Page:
Founder and CEO, Framebridge
“We think anything that makes DC more vibrant and more of a business town is a great thing. The knee-jerk reaction is it’ll make the market for talent more competitive, but in our experience, the more excitement happening in Washington, the better it is for us.
“We’d be excited to have a broader technology community, and one certainly that has a consumer bent to it as well. As we look to recruit talent from other cities, we always want Washington to look like a vibrant business town. When families move here to take a job with Framebridge, they may think, ‘Well what else is there?’ So the more happening here, the better.”
Managing principal, Fivesquares Development; former DC planning director
“We’re the developer of the Grosvenor Metro [area]. We spent two years with the Maryland National Capital Park and Planning Commission to get it rezoned from 500 units of housing to up to 2,000 units. We’re going to build a whole community there. There are lots of examples like that. White Flint—you could build thousands of units there. I think the positives far outweigh the negatives because the region can accommodate Amazon if we grow intelligently and sustainably. As a result, more housing will mean that pricing will be more affordable.
“The big takeaway to me, though, is it’s a huge boost to job creation, and job creation is fundamentally the core of what makes a place successful and viable. If Amazon comes in, it says a lot about us—that we’re competitive.”
Professor of computer science, Howard University
“Definitely, having the headquarters here would be beneficial, at least to our students at Howard and many surrounding universities, especially when you talk about diversity. Obviously, we are a historically black institution. Having that right in our back yard, we could set up pipelines directly into Amazon.
“We actually send students to Amazon in Seattle. One thing many of my graduates say is that the Seattle area is beautiful, but they don’t see themselves staying there a long time—whereas if they had a location in DC, they may be more amenable to staying. It’s the retention piece.”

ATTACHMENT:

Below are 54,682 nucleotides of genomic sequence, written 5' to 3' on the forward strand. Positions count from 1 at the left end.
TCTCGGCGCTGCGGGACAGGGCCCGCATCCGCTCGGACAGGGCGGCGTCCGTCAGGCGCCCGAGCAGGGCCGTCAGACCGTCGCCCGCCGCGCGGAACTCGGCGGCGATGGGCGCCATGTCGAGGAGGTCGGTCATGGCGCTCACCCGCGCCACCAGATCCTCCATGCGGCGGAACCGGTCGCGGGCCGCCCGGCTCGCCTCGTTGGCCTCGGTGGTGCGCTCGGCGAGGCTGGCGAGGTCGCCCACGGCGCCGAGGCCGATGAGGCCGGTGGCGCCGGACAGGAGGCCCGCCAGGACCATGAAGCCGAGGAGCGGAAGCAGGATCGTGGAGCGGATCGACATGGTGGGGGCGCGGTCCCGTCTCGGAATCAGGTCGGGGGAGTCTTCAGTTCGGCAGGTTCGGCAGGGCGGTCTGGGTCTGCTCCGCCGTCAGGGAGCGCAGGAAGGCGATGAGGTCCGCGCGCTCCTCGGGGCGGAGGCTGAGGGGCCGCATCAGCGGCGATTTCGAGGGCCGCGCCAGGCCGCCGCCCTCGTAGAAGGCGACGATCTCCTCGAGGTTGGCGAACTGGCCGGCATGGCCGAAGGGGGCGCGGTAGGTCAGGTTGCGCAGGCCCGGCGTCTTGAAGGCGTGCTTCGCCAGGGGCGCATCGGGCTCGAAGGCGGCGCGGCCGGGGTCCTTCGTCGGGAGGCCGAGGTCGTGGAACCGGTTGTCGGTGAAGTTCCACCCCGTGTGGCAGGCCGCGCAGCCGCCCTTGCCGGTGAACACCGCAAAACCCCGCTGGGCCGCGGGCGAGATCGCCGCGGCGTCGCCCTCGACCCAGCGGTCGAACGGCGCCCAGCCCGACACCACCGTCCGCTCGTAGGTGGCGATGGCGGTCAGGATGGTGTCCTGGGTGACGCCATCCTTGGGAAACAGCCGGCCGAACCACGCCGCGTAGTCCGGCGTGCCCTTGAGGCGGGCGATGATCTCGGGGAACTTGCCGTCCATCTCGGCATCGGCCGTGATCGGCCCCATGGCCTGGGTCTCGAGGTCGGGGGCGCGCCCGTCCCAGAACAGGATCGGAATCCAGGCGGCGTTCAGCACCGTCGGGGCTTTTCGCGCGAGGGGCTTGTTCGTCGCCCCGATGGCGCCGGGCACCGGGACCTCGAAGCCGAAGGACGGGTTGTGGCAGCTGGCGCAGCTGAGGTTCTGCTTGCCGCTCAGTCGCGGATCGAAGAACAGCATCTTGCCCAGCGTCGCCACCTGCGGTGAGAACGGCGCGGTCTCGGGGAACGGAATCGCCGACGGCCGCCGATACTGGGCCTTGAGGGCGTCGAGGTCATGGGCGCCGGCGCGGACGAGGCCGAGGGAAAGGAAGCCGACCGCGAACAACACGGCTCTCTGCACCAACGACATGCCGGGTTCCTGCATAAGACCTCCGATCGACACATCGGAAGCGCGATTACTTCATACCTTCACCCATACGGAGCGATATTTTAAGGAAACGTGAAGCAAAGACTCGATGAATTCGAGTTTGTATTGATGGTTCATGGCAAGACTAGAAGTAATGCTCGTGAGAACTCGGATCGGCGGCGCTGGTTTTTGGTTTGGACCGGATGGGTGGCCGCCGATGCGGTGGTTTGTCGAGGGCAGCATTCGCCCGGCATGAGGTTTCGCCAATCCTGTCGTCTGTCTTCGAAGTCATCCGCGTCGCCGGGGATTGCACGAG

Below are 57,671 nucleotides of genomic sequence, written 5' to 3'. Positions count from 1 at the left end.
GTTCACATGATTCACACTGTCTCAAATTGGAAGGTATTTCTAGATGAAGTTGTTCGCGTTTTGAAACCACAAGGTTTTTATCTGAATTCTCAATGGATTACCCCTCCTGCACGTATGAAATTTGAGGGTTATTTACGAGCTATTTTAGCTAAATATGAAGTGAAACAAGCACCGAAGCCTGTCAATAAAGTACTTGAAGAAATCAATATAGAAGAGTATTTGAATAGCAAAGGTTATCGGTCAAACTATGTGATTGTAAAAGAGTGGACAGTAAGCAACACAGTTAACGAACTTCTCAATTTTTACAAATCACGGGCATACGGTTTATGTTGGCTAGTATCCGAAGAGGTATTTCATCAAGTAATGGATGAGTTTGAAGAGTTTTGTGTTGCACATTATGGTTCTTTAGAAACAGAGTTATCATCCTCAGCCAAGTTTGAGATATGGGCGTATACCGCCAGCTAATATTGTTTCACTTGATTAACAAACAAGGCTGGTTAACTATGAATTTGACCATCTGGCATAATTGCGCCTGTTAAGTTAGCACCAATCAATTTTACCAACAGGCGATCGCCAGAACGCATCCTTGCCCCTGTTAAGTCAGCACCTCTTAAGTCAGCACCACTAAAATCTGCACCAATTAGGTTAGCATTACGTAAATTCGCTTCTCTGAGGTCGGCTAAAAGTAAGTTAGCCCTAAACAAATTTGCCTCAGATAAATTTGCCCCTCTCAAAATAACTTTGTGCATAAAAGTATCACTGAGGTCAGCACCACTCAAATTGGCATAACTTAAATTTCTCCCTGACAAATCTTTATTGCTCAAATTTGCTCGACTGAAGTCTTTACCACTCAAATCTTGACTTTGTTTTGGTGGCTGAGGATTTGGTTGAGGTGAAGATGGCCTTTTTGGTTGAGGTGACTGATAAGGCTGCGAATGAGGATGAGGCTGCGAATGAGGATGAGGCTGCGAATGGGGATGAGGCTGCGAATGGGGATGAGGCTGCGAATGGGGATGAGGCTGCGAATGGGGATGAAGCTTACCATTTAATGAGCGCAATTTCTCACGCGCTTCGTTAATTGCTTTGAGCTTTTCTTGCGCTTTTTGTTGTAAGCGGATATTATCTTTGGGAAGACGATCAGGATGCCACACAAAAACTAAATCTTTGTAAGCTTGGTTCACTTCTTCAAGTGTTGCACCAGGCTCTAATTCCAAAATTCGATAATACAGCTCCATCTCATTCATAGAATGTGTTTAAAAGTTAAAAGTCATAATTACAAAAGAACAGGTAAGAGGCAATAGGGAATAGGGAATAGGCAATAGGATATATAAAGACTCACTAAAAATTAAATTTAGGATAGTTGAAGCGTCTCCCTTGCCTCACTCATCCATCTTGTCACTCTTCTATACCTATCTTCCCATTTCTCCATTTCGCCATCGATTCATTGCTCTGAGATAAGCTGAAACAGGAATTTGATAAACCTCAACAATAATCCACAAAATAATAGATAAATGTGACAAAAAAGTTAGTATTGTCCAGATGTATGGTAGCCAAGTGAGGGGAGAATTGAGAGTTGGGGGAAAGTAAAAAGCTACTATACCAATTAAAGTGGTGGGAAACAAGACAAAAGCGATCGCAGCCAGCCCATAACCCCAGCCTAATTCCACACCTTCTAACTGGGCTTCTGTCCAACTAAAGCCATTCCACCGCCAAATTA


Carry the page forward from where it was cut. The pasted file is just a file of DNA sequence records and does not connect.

Chief operating officer, Crystal City Business Improvement District
“Obviously, there have been stubbornly high office-vacancy rates in Maryland and Northern Virginia. Whether it locates in Maryland, DC, or Virginia, it’s going to have an impact on vacancy, so that will be a huge positive. Anytime a new tenant comes in, it adds people on the street and a level of activation, and that’s certainly something that would be a positive for Crystal City.
“Amazon coming here would provide a net economic and social benefit. Transportation, affordable housing—these are issues we have whether they come or not. So having an opportunity to have a headquarters that supports our economy in a way that can provide the resources to address those things is something we need to understand. If you want to take Arlington, for example, we had a 6-percent decline in our commercial tax receipts, and that affected not only this year’s budget but the capital-improvement program. So thinking about the big picture, you need to be able to support economic development to support your priority agenda.”
Planning director, Montgomery County
“Having a major new employer come to this area is a good thing. I think certainly coming to Montgomery County would be a fantastic thing. We have had a lot of dependence in this part of the world on federal tenants, and we’ve all seen that the federal workforce is being reduced and dispersed a bit. I worked in Alexandria for five years before coming here as the planning director in 2013. We were all working hard there to keep existing office tenants and to attract new office tenants, and that has been a theme in Montgomery County.
Certainly, getting one large, signature business headquarters is a lot of employees in one fell swoop. But we have been planning and zoning for new employment for quite a while, so we believe we absolutely have the capacity to handle it. We’ve planned for the traffic, we’ve planned for the school capacity, we’ve planned for the infrastructure. I don’t think we would be caught off guard by anything.”
Executive Director, Coalition for Smarter Growth
“During the time they’ve been in the north end of downtown Seattle, both Amazon and the city have been able to maximize the number of people taking transit, walking, and biking and to minimize the number of auto trips. It’s good if they come here, if we continue to invest in transit in the region and in expanding transit. Also if it’s sited in a way that creates a good, walkable urban environment and has not just Metro access but a really strong transit network around it.